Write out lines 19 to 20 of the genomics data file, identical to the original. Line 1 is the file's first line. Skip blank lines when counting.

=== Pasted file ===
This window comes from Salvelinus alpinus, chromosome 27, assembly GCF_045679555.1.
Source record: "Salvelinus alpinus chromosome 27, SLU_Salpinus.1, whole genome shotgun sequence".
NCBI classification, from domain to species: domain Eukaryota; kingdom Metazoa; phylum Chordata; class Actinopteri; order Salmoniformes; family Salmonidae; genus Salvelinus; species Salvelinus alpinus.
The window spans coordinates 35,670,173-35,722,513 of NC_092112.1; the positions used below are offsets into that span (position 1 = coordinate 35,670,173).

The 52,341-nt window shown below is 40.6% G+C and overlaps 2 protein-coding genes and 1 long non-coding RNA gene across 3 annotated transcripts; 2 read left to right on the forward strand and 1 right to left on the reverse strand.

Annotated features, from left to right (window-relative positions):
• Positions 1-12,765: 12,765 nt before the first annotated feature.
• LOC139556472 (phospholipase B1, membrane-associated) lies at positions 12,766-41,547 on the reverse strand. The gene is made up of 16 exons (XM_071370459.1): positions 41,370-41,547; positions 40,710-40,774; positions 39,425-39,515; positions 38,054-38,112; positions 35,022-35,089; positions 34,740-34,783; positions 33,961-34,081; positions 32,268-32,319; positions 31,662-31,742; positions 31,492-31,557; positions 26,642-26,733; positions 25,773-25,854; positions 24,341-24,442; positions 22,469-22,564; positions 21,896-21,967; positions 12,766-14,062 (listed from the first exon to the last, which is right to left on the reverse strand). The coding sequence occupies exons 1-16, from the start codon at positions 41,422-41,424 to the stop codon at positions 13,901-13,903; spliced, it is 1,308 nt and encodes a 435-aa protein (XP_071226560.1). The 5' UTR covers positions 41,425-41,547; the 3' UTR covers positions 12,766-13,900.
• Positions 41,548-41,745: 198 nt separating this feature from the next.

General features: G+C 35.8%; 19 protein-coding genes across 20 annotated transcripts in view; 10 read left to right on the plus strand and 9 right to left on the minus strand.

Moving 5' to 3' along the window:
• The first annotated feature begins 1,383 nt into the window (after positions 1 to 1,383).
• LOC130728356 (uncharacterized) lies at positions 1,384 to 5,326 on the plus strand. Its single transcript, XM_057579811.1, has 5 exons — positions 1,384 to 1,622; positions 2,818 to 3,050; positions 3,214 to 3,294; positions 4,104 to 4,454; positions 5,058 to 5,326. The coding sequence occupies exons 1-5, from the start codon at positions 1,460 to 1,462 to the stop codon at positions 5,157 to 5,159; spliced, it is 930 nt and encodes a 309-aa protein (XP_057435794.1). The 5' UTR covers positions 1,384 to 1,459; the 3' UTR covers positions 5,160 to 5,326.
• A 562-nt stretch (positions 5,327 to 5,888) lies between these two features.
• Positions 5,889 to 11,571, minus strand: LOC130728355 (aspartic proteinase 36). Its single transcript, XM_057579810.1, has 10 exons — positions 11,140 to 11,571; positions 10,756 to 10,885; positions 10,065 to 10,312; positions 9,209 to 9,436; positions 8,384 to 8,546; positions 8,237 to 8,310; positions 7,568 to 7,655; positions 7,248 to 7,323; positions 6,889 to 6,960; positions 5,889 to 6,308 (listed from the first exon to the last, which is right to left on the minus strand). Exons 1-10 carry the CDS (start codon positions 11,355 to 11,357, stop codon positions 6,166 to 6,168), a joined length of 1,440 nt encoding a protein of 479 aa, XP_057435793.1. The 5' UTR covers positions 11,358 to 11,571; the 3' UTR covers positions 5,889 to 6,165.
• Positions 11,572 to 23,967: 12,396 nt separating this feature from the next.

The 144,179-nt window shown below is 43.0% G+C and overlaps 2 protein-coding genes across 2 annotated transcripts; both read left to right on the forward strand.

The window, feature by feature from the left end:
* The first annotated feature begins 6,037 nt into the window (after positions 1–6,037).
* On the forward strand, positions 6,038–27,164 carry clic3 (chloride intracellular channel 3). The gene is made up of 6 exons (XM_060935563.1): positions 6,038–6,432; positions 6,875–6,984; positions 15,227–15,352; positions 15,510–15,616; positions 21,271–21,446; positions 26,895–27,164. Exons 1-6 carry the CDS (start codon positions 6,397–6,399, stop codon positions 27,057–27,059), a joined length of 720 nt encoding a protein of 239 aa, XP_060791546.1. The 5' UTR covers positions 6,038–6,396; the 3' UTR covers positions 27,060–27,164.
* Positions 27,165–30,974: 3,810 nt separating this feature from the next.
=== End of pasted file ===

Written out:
* The first annotated feature begins 6,037 nt into the window (after positions 1–6,037).
* On the forward strand, positions 6,038–27,164 carry clic3 (chloride intracellular channel 3). The gene is made up of 6 exons (XM_060935563.1): positions 6,038–6,432; positions 6,875–6,984; positions 15,227–15,352; positions 15,510–15,616; positions 21,271–21,446; positions 26,895–27,164. Exons 1-6 carry the CDS (start codon positions 6,397–6,399, stop codon positions 27,057–27,059), a joined length of 720 nt encoding a protein of 239 aa, XP_060791546.1. The 5' UTR covers positions 6,038–6,396; the 3' UTR covers positions 27,060–27,164.